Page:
Metro Station: Place Monge (Line 7)
Type of cuisine: French
Days & hours of operation: Mon to Fri Noon – 2:30 p.m and 7:00 p.m. – 10:30 p.m.
Credit card: Visa, MasterCard
We first wrote about Le Resto in the November 2009 edition of our newsletter Paris Insights. At that time the restaurant had been open for just seven months. We returned last Friday with four friends from California, assuring them that they would get a great meal here. They were not disappointed! The appetizing food and relaxed, friendly service have not changed.
The restaurant exudes rustic charm, with exposed, wooden beams on the ceiling, bare stone walls, and a wooden-plank floor. It also manifests an unusual display of eclectic and unconventional décor that borders on the peculiar, with black café curtains at the window, unmatched mirrors on the wall, a wrought-iron candelabrum holding red candles over the bar, a wall next to the bar painted cherry-red, and an adjoining wall painted black. The table tops are made of champagne riddling boards, painted black and covered by inset glass. And finally, as if to emphasize that the diner has entered an unusual space, the customer is handed menu cards that are viewed through thick slabs of Plexiglas.
The ambiance is amusing rather than disconcerting, and as the dishes came out of the kitchen, our friends soon realized that there was some seriously good food served here.
Six persons are about the maximum size that this small restaurant can accommodate as a group. We were comfortable at the single large table around which we sat…but just barely!
While making our decision about which dishes to order, we ordered a bottle of Domaine de Grézan Chardonnay 2009 from the Languedoc-Roussillon, a region located in the southernmost part of France. We found the medium-bodied white wine to be soft and refreshing,
The restaurant offers a three-course menu for 28€. It is still, as we said back in November 2009, a modest price to pay for such well-prepared dishes. There are five starters, five mains, and five desserts from which to choose. A couple of the dishes come with supplemental prices.
For the starter, I ordered Rillettes thon, avocat, toasts grillés. Four chunky slices of toasted baguette drizzled with olive oil encircled a disk-shaped mound of shredded tuna mixed with avocado and spices, and topped with a sun-dried tomato. It was evident that the mouthwatering tuna mixture was to be spread on the toast and then eaten with the fingers. Delicious!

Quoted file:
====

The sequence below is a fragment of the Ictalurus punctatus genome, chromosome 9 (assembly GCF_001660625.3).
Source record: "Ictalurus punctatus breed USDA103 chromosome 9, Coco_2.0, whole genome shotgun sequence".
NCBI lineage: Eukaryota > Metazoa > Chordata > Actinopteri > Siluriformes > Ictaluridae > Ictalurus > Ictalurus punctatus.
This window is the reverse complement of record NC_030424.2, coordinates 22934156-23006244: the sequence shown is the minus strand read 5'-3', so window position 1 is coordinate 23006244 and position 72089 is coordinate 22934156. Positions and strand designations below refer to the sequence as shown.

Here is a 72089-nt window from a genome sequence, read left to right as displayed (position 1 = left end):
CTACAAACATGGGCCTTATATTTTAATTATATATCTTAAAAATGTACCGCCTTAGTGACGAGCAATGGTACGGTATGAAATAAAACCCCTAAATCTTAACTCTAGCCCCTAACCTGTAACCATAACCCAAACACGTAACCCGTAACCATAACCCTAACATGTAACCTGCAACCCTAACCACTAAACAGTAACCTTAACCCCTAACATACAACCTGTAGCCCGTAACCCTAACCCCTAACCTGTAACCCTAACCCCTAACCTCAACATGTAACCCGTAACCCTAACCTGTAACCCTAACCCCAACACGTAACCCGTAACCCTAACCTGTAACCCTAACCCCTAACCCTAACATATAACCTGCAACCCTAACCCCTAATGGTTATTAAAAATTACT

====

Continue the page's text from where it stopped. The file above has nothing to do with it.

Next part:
My partner selected the Crottin de chèvre lardé au balsamique, brisure de noix. This unique preparation consisted of goat cheese wrapped in a single slice of bacon. It was served warm and garnished with luscious balsamic vinegar and broken walnut halves. My partner declared that this was the highlight of her meal – she said that it was even better than her dessert!
The Filet de bar aux petits légumes looked promising for the main course, so I chose that. I received a plate containing a generous slice of broiled bass resting next to a small mound of peas and broad beans topped with sun-dried tomatoes. The fish had been drizzled with pesto sauce and the vegetables with balsamic. It was a tasty Mediterranean-inspired meal.
For her part, my partner opted for the Joue de porcelet, petits pois frais et coriandre. Three small, but lean and tender portions of meat were served nestled in baby peas prepared à la française.
The dessert choices all looked tempting. Not quite knowing what a Vacherin minute, sauce chocolat was, I ordered it. Akin to a chocolate sundae, it was a tall glass of caramel ice cream mixed with broken chunks of baked meringue and drizzled with chocolate sauce. Scrumptious!
My partner enjoyed her Mi-cuit chocolat, glace caramel beurre salé. The “mi-cuit” has become commonplace on French menus, and it generally pleases those who love chocolate. But my partner was intrigued by the salted caramel ice cream that was served alongside. Its excellent, creamy texture and perfectly assertive flavor were the best thing about this course.
On the evening that we dined, we learned that Pascal Millet is no longer the chef. That position is now adequately filled by Isabelle Bedjidian, who was, at one time, the server in the restaurant. Service is now provided by Stéphanie, who stepped outside with us to take our picture in front of the restaurant. She spoke English during the service, to the delight of our friends from California. They will have some great stories to tell about French conviviality and French cuisine when they return to the States!
Tom Reeves has been a confirmed Francophile since he first traveled to France in 1975. A native of northern California, he moved to France permanently in 1992. Reeves’ love of French language and culture inspired him to create Discover Paris!, a travel planning service that caters to Americans interested in cultural travel to Paris. His book, Paris Insights – An Anthology, has been called “the kind of insider’s view of the French capital…that first or even second time visitors pine for.” He publishes a monthly newsletter entitled Paris Insights about history, culture, and contemporary life in the City of Light, and posts daily information about the French capital on Facebook.